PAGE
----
The Gorilla's weight is scalable. It is never below 300 pounds, and it usually tops out at 800 pounds depending on the severity of the "backgrounded" issue. It is an abnormal presence, but not imaginary, and represents pressures that exceeds imagination and realizes a hidden fear that was once distant and really incomprehensible.

It sits there, stands there really, and you hear the sound of it's breathing that occasionally disappears into the "room tone" of your job... your life... but comes back to you in a moment of broken concentration or an attempt at repose.

I've got two of them, a 400 pounder and an 800 pounder. I cannot beat them up or chase them away. It is estimated that an average gorilla is ten times stronger than the strongest man. If I fight them they will tear me to shreds, so I wrestle with them carefully by staying engaged with whatever tasks are at hand-- keeping distance because I know, as every good wrestler knows that in order to wrestle well, I need to control position, or at least maintain position.

When wrestling a gorilla, one needs to work for a draw.

It's the best you can hope for.

Hopefully, they will go away just like they arrived, suddenly and without warning.
Image from Flikr Courtesy of shuttershrink Used With Permission (Special Thanks)
My Independent Filmmaking Blog is the Directors Journal at the LOOP website.
- Pericles

Saturday, January 24, 2009

Inaugural Doggerel

It is really strange how a moment in time can be both so punishing and so refreshing. My little blog here, Pericles Shrugged, is meant to be cine-centric, concentrating on the ongoing story of promoting my feature, LOOP and any other filmmaking antics. However being who I am I realize that I will branch out with all of the zeal of attention deficit disorder into everything from Politics to water skiing squirrels.

So (Hee, hee) bear with me.

I have a an interesting job working in international broadcast news exclusively for Arab clients based in Washington DC. My wife, Lisa, also works in the business and was the go to person in her news agency for all things Inaugural in our nation's capitol.

Sounds cool right?

It is, but there are diverse circumstance that work behind the scenes that conspire against the blue collar "boots on the ground" news media to create a morphing dystopia of stress, anxiety, fear and depression during what appears to be and in fact was a history making celebration of a new era.

So my friends, without malice, let me take you backstage to the soft underbelly of the great and secret show...

In the days leading up to the Inauguration, there was a cyclone of work. Former President Bush's last press conference had to be covered, President Obama choosing his security team, economic team and his cabinet. All the while a stream of think tank wonks streamed in and out of the office discussing the the 800 pound gorilla in the room - Gaza. I was pulling every frame of that conflict from news feeds in case an edit would need the some of that horrid b-roll. The dichotomy was breathtaking as I also received video of extravagant celebratory preps for the Inauguration while I simultaneously compiled footage to highlight the last eight years of the Bush legacy. All of this with the news that we would likely work from the morning of the 19Th straight through until the late evening of the 20TH. There was no other way. It was that big. About a dozen of us, men and women would be sleeping on cots at the office overnight as would many of our colleagues across the city. The hotels were all booked up in the area and they were asking for three day minimums at triple the price.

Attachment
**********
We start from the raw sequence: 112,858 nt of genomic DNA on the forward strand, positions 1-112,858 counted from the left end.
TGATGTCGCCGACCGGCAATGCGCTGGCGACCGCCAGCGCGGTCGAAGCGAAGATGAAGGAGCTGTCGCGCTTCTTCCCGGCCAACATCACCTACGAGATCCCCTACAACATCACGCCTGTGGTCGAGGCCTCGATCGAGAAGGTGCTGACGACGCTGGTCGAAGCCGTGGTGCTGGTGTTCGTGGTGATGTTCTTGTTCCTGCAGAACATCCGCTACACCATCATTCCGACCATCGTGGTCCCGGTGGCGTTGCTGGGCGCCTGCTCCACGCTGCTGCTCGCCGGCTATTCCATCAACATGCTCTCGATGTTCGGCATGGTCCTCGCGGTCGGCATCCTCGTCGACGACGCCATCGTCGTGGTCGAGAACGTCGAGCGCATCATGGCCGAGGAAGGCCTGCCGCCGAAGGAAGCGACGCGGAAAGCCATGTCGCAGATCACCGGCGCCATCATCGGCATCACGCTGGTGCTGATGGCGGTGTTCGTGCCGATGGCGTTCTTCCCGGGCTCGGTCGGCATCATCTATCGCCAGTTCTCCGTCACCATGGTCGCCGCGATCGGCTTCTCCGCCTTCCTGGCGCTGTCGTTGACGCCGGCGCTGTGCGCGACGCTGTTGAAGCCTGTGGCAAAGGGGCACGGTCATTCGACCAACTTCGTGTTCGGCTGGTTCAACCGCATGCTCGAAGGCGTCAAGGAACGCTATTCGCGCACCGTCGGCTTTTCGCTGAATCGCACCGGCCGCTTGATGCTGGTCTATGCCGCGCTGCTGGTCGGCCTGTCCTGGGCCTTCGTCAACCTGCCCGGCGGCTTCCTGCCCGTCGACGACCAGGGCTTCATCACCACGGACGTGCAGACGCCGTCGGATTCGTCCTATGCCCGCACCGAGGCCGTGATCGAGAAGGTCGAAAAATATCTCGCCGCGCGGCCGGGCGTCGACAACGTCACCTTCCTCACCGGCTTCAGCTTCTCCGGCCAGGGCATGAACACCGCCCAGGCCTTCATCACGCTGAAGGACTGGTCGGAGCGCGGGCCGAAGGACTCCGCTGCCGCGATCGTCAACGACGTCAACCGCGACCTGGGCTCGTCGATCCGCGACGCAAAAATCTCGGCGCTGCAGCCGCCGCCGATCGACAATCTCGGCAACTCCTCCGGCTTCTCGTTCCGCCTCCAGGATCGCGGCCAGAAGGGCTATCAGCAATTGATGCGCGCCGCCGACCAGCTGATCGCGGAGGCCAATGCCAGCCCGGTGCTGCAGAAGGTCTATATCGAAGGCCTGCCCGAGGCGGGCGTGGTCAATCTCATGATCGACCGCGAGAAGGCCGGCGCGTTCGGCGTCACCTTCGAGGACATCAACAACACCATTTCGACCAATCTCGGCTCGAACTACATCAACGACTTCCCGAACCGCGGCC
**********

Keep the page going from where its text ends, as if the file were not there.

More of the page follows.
We were all perplexed about the sleepover because we were all adults. Discussions and jokes regarding, farting, snoring, talking, night terrors and sleepwalking brought knitted brows and furtive glances instead of laughter.

We were also concerned about the cold. That week we experienced near zero temperatures and as the forecast fluctuated so did our outlook.

The day before the event we set up our equipment at the west front lawn location of the Capitol. I was part of a crew that included Cici, a talented and experienced photojournalist who also helped me finish my feature LOOP and also shot my short Freedom Plaza, along with a Lebanese correspondent named Rana, who was named one of the 50 most beautiful people on Capitol Hill by The, which is Capitol Hill's own newspaper published in Washington, D.C. It is written for and about the U.S. Congress.

I became fortunate at the last minute as my wife was able to secure a room for the 19Th in Alexandria, Virginia through her company. I was due to be on site at 4am on the 20TH, however the metro trains would shut down at 2am and resume at 4. So I ventured into the carnival-like streets of DC, getting to the hotel in Virginia at 9pm, showering, hitting the sack at 10pm, waking at midnight, dressing in many layers and returning to the office by 1am. The return was a bit surreal as the streets were still full with excited Obama supporters. Some were dressed in gowns and tuxedos as they returned from parties in Crystal City and Union Station.

It was very cold.

When I returned to the office, a note was taped to the door from Cici for me saying that we should be out the door and walking to our zone for a security sweep by 3am. I was already full of Geek-level caffeine and expected something like this. I stepped into the office to a chorus of snores, hisses, snorts and mumbles and laid on an empty cot behind a desk. Somewhere I could here someone's Blackberry ringing in a constant stream of emails every ten seconds.